In relation to the USA, Mexico’s GNP/C exceeds by 3.5% that of Mercosur’s 12.8% share of the USA’s GNP/C, while Germany, with about the same population as Mexico, has 96% of U.S. GNP/C, raising the average for the EU to 80% of the same figure.

To further this comparison, let us note the fact that since 1994 the New York Times (NYT) is carrying a regular comparison of the NAFTA-EU-Japan economic situation for competition (See Table 6.) To represent the EU, the NYT gives Britain and Germany; to represent NAFTA, it gives all three partners; to represent global competition, it gives Japan.

The bottom line for global competition is shown in the 1993 manufacturing wage gap given in Table 7. With five leading countries of Western Europe trying to compete under a burden of hourly scale averaging nearly US$ 21, Japan and the United States nearly tied in the US$ 16 hourly range, and the Asian “tigers” (Taiwan, Singapore, South Korea, and Hong Kong) averaging about US$ 5 hourly, two facts are clear. Mexico with its US$ 2.41 hourly manufacturing average is the attractive partner wherein factories can be established in the Western Hemisphere. Eastern Europe with its US$ .90 is the equivalent area of the future for the European Union.

Although Germany is moving important manufacturing funds into Romania, for example, the EU has yet to formally bring Eastern Europe into a formal relationship like that enjoyed by Mexico with NAFTA. Eastern Europe as a whole (except for the Czech Republic) awaits the opening of it economies, which remain largely non-market as is shown in Appendix B.

The NAFTA model for opening its three countries over 15 years provides a much easier process than that faced by Eastern Europe of having to integrate into the EU on a complete basis and mostly all at once. The effect of NAFTA integration on Mexico, the USA and Canada is shown in Table 8, which divides the process into the following time frames for elimination of tariffs: immediately as of January 1, 1994, and within 5, 10 years, and 15 years.

With regard to immediate action by Mexico, it eliminated duties on all U.S. and Canadian products not made in Mexico, that is on 43 percent of its purchases in those two countries. Although most of Mexico’s purchases seemingly come from the USA (63.4 percent in 1992) and little from Canada (1.0 percent), the reality is that much of the Canada-Mexico trade is lost statistically when it passes through the USA where it becomes incorporated into U.S. trade data.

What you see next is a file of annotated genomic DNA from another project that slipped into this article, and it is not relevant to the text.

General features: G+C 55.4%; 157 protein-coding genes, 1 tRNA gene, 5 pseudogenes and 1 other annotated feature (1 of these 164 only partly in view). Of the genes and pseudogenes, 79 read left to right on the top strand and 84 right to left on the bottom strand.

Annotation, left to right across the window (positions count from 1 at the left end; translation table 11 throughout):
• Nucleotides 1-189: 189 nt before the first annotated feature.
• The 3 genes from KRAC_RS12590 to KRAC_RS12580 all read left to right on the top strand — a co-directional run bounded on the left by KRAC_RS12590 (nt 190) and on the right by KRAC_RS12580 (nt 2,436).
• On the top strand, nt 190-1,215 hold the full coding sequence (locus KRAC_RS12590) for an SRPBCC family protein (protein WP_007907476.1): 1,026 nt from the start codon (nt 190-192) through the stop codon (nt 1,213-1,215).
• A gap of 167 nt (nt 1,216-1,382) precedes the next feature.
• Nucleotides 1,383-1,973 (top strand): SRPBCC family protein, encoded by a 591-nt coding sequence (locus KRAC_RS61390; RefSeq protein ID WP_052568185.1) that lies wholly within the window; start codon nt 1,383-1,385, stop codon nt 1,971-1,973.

The USA took immediate action to eliminate duties on nearly 50 percent of Mexican imports and Canada 19 percent of Mexican imports. Canada’s actions involved a complete opening to Mexican textiles (including thread, cloth, and clothing), which in 1992 reached about 17 million dollars in value. (Mexican textile exports to the USA were 56 times greater.)

CONCLUSION and Positive Outcomes, as well as updates on NAFTA

NAFTA and the EU differ greatly in three major ways. The EU goes beyond NAFTA’s trading plan to include free movement of citizens as workers and students; and EU seeks eventual unification of such potentially controversial areas as currency, foreign policy, and military coordination.

The second difference is that NAFTA has the trading edge to expand beyond Mexico into Latin America. Not only do the USA and Mexico have large trade experience with the region that dwarfs that of the EU, but Mexico has made the many agreements that at once make expanded trade possible as well as require it to make multilateral sense of its many bilateral agreements. Canada has far to go in developing trade beyond the USA, and both countries face stiff competition from Japan. Under Mexico’s leadership in bringing about the integration of the Americas, however, NAFTA seems well positioned to compete with the EU as it takes its first serious steps to develop relations with Mercosur.

The third major difference is that the “core” for NAFTA is the USA, for EU it is two countries. With Mitterrand’s term coming to an end in France and Jacque Delors not only retiring as the unifying head of the European Commission but declining to be the front-runner to replace Mitterrand as president of France, the question is whether or not Germany can count on either a dynamic concept of the EU or France as traditional ally as it seeks ever greater EU unity on all fronts.

See following posting.

Author Dr Olga Lazin

Dr Olga M Lazin

Copyright Olga Lazin, 2011

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About DrOlgaLAZIN

Published writer and university lecturer. 25 years in Education. My website: http://www.olgalazin.net My books are here: http://www.olgalazin.net/books.html Also on Amazon.com check out my books in English, and Spanish.